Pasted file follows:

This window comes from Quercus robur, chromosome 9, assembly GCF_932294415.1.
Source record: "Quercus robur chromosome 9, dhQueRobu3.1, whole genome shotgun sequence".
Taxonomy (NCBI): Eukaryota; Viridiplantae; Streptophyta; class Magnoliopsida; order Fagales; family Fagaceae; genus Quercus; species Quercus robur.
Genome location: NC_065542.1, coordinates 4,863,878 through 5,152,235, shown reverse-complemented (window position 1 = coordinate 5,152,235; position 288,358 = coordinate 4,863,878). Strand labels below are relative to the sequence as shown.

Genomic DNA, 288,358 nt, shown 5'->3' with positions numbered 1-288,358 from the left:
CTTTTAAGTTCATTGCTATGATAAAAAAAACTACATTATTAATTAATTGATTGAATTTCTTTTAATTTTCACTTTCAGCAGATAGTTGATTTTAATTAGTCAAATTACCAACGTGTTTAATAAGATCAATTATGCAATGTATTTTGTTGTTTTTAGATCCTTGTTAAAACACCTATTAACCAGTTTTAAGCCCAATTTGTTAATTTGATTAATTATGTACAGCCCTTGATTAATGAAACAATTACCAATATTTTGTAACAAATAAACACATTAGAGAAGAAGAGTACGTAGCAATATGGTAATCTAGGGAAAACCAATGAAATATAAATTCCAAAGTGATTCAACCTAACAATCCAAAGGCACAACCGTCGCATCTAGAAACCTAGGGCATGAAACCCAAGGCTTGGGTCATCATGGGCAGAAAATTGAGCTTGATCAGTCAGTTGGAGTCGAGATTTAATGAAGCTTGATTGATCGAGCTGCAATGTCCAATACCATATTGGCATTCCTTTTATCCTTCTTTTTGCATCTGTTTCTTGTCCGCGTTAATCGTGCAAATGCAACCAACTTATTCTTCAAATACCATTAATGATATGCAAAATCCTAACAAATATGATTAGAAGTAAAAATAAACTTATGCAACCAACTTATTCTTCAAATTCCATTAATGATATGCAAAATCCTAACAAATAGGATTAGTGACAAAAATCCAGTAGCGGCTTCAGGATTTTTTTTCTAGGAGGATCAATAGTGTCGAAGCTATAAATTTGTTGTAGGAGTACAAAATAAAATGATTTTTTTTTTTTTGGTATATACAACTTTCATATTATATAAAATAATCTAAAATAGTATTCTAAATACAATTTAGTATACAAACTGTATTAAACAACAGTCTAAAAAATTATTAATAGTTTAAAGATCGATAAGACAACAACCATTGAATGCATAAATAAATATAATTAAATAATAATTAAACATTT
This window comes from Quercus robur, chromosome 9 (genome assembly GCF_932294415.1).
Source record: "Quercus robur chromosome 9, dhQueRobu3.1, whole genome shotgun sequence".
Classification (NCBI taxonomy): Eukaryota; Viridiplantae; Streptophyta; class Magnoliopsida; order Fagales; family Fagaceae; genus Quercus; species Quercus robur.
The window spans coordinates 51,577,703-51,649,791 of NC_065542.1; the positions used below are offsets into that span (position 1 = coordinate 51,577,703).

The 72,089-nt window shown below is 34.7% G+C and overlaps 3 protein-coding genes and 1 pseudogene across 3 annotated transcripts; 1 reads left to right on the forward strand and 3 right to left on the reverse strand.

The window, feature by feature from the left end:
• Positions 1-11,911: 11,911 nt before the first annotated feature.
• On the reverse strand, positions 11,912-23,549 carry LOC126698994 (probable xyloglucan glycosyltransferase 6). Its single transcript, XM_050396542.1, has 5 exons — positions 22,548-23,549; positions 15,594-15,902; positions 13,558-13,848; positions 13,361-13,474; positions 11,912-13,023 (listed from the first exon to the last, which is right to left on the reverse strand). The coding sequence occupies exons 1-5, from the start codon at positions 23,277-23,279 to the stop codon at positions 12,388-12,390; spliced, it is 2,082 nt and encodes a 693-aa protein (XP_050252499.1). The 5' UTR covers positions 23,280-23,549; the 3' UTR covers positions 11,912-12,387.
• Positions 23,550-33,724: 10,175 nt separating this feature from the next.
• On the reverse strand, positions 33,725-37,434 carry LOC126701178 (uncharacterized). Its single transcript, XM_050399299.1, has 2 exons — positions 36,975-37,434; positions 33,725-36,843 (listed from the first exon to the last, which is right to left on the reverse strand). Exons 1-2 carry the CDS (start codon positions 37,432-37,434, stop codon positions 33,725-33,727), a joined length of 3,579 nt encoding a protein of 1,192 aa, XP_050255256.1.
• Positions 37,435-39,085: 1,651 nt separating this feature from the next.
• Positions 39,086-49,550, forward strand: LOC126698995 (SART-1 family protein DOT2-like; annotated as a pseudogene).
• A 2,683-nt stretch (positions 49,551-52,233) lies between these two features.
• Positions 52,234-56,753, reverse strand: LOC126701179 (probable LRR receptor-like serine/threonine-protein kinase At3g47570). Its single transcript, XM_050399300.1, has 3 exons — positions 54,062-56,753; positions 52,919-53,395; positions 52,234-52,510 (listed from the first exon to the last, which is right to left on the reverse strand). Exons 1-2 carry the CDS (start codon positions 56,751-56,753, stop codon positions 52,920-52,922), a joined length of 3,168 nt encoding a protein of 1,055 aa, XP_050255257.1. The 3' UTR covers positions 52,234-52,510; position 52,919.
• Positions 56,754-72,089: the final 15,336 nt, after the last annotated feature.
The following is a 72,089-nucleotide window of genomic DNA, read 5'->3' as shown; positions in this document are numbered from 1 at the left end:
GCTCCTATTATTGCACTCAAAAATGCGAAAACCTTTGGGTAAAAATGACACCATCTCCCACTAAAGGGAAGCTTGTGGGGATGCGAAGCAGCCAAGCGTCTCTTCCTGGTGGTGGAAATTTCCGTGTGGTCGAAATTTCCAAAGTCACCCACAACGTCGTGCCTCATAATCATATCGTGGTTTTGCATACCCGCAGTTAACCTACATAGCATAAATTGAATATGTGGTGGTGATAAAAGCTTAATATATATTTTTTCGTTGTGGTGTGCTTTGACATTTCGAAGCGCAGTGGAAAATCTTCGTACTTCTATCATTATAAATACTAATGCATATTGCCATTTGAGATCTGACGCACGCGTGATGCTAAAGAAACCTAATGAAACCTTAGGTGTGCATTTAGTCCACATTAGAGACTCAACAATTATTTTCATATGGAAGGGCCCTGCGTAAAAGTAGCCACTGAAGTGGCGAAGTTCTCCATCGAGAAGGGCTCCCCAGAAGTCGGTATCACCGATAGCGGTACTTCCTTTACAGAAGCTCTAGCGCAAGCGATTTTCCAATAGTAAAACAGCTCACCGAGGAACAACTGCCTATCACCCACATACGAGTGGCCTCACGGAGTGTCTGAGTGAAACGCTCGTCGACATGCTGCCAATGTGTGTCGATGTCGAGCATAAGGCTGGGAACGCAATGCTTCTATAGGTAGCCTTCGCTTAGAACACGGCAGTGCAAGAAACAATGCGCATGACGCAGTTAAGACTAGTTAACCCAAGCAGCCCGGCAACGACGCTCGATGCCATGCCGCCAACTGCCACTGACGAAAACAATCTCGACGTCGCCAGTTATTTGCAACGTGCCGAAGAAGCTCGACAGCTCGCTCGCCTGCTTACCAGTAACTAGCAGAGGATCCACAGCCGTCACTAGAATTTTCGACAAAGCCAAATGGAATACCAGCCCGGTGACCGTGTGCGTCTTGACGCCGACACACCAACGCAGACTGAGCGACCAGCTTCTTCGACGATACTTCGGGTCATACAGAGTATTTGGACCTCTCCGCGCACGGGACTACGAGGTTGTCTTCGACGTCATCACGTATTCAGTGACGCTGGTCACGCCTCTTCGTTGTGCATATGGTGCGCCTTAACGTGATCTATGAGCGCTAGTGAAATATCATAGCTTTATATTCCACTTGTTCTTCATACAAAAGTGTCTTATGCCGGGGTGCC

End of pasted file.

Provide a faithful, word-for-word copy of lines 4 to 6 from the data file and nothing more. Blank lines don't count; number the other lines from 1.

Genome location: NC_065542.1, coordinates 4,863,878 through 5,152,235, shown reverse-complemented (window position 1 = coordinate 5,152,235; position 288,358 = coordinate 4,863,878). Strand labels below are relative to the sequence as shown.

Genomic DNA, 288,358 nt, shown 5'->3' with positions numbered 1-288,358 from the left:
CTTTTAAGTTCATTGCTATGATAAAAAAAACTACATTATTAATTAATTGATTGAATTTCTTTTAATTTTCACTTTCAGCAGATAGTTGATTTTAATTAGTCAAATTACCAACGTGTTTAATAAGATCAATTATGCAATGTATTTTGTTGTTTTTAGATCCTTGTTAAAACACCTATTAACCAGTTTTAAGCCCAATTTGTTAATTTGATTAATTATGTACAGCCCTTGATTAATGAAACAATTACCAATATTTTGTAACAAATAAACACATTAGAGAAGAAGAGTACGTAGCAATATGGTAATCTAGGGAAAACCAATGAAATATAAATTCCAAAGTGATTCAACCTAACAATCCAAAGGCACAACCGTCGCATCTAGAAACCTAGGGCATGAAACCCAAGGCTTGGGTCATCATGGGCAGAAAATTGAGCTTGATCAGTCAGTTGGAGTCGAGATTTAATGAAGCTTGATTGATCGAGCTGCAATGTCCAATACCATATTGGCATTCCTTTTATCCTTCTTTTTGCATCTGTTTCTTGTCCGCGTTAATCGTGCAAATGCAACCAACTTATTCTTCAAATACCATTAATGATATGCAAAATCCTAACAAATATGATTAGAAGTAAAAATAAACTTATGCAACCAACTTATTCTTCAAATTCCATTAATGATATGCAAAATCCTAACAAATAGGATTAGTGACAAAAATCCAGTAGCGGCTTCAGGATTTTTTTTCTAGGAGGATCAATAGTGTCGAAGCTATAAATTTGTTGTAGGAGTACAAAATAAAATGATTTTTTTTTTTTTGGTATATACAACTTTCATATTATATAAAATAATCTAAAATAGTATTCTAAATACAATTTAGTATACAAACTGTATTAAACAACAGTCTAAAAAATTATTAATAGTTTAAAGATCGATAAGACAACAACCATTGAATGCATAAATAAATATAATTAAATAATAATTAAACATTT